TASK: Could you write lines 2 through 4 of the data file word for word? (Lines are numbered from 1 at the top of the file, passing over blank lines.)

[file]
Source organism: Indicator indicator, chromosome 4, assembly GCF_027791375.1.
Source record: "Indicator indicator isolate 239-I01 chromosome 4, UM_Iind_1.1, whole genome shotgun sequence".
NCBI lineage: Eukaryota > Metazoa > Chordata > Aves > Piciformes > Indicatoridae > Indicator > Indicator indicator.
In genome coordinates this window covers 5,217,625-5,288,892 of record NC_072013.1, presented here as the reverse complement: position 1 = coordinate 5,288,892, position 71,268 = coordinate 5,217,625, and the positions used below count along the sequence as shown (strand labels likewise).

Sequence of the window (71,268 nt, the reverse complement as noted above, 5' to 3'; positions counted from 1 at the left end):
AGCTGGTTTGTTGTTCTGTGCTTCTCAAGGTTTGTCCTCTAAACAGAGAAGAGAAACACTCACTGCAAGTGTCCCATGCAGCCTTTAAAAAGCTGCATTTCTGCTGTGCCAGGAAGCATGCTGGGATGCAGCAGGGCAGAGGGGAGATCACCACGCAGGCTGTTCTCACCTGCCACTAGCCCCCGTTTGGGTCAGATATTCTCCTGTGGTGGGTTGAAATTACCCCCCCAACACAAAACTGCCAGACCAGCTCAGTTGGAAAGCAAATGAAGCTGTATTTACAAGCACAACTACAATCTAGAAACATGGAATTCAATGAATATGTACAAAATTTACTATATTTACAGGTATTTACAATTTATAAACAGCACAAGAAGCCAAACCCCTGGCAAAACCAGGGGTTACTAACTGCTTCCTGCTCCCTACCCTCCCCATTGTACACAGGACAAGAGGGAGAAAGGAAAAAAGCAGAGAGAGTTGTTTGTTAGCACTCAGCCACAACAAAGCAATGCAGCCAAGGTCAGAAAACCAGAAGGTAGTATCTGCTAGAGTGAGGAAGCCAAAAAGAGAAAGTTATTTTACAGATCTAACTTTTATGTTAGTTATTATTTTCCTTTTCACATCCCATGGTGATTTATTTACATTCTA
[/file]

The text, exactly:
Source record: "Indicator indicator isolate 239-I01 chromosome 4, UM_Iind_1.1, whole genome shotgun sequence".
NCBI lineage: Eukaryota > Metazoa > Chordata > Aves > Piciformes > Indicatoridae > Indicator > Indicator indicator.
In genome coordinates this window covers 5,217,625-5,288,892 of record NC_072013.1, presented here as the reverse complement: position 1 = coordinate 5,288,892, position 71,268 = coordinate 5,217,625, and the positions used below count along the sequence as shown (strand labels likewise).